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REFLECTIONS ON A NEW YEAR: Cameron Art Museum hosts ‘Art of Illumination’ and Floating Lantern Ceremony

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In less than a month, the United States will enter 2017 with only a few weeks until inaugurating a new president and starting a new chapter in history. Whether excited or anxious for what the future holds, now is a great time for reflection on a chaotic year and what society can do to progress. Artists from around the country aim to embody such sentiments in their hand-crafted lantern sculptures for Cameron Art Museum’s exhibit, “Art of Illumination,” inspired by traditional lantern festivals of the Chinese New Year. The exhibition will remain on display until January 8.

SHINING LIGHT: The winning lantern, “Honey Comb,” by Meredith Connelly is on display now at CAM’s ‘Art of Illumination’ until Jan. 9. Photo by Emily Truss.

SHINING LIGHT: The winning lantern, “Honey Comb,” by Meredith Connelly is on display now at CAM’s ‘Art of Illumination’ until Jan. 9. Photo by Emily Truss.

Nan Pope, manager at the CAM Gift Shop, has a pivotal role in curating the show. She has worked closely with its participating artists, from the moment CAM sent out announcements across the country, calling for artist’s lantern proposals.

“They originally sent in a design to create a lantern,” Pope explains, “which in this case scenario is a light-in-sculpture. This year we have artists from Michigan, Colorado, Texas, and all over North Carolina.”

Once the designs were selected, artists began constructing them with materials of their choosing. A plethora of works came in the form of paper, plastic, glass, wood, and even textiles. According to Pope, the one common element in each lantern is an LED bulb provided by the museum. “There are a lot of themes and materials, and we just want to show the community the unique talents through something very different,” she continues. “The lanterns are kind of a vehicle to the light and creativity.”

The opening reception culminated in acknowledgement of the top three sculptures voted on by a panel of judges: Rhonda Bellamy, Ben Billingsley, Bruce Bowman, Justin Lacy, and Candace Thompson. “We had judges coming throughout the week,” Pope says. “The name of the overall winner was ‘Honey Comb’ by Meredith Connelly.”

Connelly (a former Wilmingtonian, now living in Charlotte) used wire, metal, wax paper, and hot glue to create the intricate details in her lantern sculpture. The delicate look of the sculpture serves as a reminder of the fragile destiny of honey bees. Other winning lanterns also drew from environmental inspiration.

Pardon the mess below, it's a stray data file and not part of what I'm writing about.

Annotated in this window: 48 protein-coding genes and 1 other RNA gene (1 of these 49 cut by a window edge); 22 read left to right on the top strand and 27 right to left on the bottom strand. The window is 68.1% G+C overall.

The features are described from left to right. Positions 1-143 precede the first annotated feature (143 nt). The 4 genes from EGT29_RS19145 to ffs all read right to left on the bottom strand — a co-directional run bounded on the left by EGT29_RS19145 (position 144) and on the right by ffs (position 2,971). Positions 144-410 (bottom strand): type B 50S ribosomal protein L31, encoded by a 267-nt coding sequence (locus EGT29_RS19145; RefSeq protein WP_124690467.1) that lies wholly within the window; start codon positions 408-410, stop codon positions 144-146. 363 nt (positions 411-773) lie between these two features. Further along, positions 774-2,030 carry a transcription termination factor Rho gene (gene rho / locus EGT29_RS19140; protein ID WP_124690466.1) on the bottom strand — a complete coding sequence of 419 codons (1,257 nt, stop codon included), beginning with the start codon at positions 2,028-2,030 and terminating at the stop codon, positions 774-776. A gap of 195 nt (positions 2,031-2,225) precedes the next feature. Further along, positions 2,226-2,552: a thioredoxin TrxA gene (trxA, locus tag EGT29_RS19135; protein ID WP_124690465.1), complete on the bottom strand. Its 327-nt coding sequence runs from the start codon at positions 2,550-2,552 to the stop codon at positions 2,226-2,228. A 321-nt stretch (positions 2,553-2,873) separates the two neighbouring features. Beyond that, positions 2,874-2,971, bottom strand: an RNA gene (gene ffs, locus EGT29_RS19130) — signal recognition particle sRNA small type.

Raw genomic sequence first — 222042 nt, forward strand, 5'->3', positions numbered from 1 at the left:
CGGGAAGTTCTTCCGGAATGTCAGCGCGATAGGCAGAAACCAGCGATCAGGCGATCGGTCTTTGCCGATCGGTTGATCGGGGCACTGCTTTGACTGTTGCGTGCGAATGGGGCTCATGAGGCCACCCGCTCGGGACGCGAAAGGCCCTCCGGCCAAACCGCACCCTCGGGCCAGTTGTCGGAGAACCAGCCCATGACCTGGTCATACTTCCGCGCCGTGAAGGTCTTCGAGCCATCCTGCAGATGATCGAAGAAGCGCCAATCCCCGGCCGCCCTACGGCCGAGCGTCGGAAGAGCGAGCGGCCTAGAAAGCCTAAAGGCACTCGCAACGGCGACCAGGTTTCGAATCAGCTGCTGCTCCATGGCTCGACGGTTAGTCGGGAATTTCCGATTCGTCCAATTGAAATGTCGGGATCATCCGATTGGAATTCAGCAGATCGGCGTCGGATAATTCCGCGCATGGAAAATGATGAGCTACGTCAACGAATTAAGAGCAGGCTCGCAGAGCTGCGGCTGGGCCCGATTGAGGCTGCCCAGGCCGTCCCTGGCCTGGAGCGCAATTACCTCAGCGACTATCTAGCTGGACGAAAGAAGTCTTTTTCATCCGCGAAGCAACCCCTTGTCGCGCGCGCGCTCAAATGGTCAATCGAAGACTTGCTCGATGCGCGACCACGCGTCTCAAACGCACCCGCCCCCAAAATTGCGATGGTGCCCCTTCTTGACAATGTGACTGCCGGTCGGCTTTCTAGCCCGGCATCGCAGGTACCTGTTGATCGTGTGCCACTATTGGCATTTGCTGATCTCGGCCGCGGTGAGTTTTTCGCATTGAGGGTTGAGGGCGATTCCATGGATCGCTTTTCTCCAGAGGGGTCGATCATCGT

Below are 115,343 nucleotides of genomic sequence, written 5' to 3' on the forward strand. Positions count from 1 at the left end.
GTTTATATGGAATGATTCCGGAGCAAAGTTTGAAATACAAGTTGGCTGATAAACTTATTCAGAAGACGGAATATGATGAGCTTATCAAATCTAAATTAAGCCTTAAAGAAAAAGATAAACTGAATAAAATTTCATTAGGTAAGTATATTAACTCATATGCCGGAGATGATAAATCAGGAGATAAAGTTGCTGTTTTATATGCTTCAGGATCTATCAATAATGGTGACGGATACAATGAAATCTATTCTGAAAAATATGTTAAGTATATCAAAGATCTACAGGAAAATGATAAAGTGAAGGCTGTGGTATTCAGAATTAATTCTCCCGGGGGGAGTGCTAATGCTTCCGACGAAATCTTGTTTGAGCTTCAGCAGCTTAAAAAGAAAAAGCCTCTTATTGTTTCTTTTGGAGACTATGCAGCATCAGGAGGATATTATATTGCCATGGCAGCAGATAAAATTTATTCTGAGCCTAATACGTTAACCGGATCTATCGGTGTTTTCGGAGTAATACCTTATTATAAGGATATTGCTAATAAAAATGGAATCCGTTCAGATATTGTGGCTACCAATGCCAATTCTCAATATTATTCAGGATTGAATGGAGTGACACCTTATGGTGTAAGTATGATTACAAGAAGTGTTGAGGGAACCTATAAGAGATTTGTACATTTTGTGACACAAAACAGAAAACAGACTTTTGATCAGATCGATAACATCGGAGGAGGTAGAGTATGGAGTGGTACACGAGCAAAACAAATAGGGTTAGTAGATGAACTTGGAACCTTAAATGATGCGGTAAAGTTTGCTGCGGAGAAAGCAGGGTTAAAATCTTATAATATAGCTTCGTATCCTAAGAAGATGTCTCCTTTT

“It was a three-way tie for second place,” Pope tells. “We originally planned on having first-, second- and third-place winners, but we ended up having one first-place winner and three second-place winners.”

They include “Jelly Fish” by Katherine Wolf Webb, “Spherical Sampler” byRebecca Yeomans and “The Mother Tree” by Cara Bevans.  Webb—who lives in Wilmington—used a variety of plastic materials to create a luminescent jelly fish. The thin plastic sheets are arranged in such a way to move with the air current, just as they would in the ocean. The design pays homage to dangerous façades of plastic bags, which sea creatures often confuse for prey.

Yeomans, also of Wilmington, channeled an appreciation for fiber arts in “Spherical Sampler” by using silk and linen yarn, wire planters, sterling, moonstone, labradorite, antique buttons, and other gemstone beads. Possessing the elegance of a chandelier, Yeomans’ sculpture demonstrates beauty through recycled materials and elimination of waste.

Out of Trinity, NC, Bevans used gourds, wire, clay, glass, and acrylic paint to construct her mosaic, “The Mother Tree.” In the description, the artist notes the design was inspired by her passion for nature itself.

Along with the exhibition, CAM held a lantern-making workshop in October, with 35 people contributing to the creation of a large vellum lamp displayed with the other lanterns. In coordination with their second annual Art of Illumination exhibit, they will host their Floating Lantern Ceremony again on Sunday, December 11. Participants can purchase a lantern sleeve to decorate for $12 (all proceeds go toward CAM’s educational programming) and CAM provides the candles for them.

“The museum staff has made wooden bases for the lanterns that are environmentally safe,” Pope divulges. “We have paper sleeves that fit over the lanterns, and then we float them on the pond on the museum’s grounds. . . . Some people choose to write something on their lanterns, such as someone’s name. Others might decorate them with art, or adorn them in any other way that they wish.”

Lanterns will be lit and set adrift on the pond at 5 p.m. There will be live music inside and outside the museum. “It’s kind of a contemplative ceremony with a very interesting mood unlike anything I’ve ever been to before,” Pope muses. “It’s a great opportunity to step back from a hectic pace, think back over things that are meaningful to you, and look ahead to the new year.”

Guests can visit the “Art of Illumination” exhibition at CAM in the Brown Wing during normal hours of operation. Admission tickets include entry to CAM’s other exhibitions, “Art from Flour” and “Unbound Narrative.” The Floating Lantern Ceremony is free to attend.

DETAILS:
Art of Illumination 2016 Exhibition
Hanging through January 8
Cameron Art Museum • 200 Hanover St.
Free for CAM members and children 16 and under; $10 GA; $8 for seniors, students and active military.

Floating Lantern Ceremony
Sunday, Dec. 11, 4 p.m. – 7 p.m
CAM Reflecting Pond
$12 per lantern; free attendance
www.cameronartmuseum.org/lanterns
3201 S 17th Street

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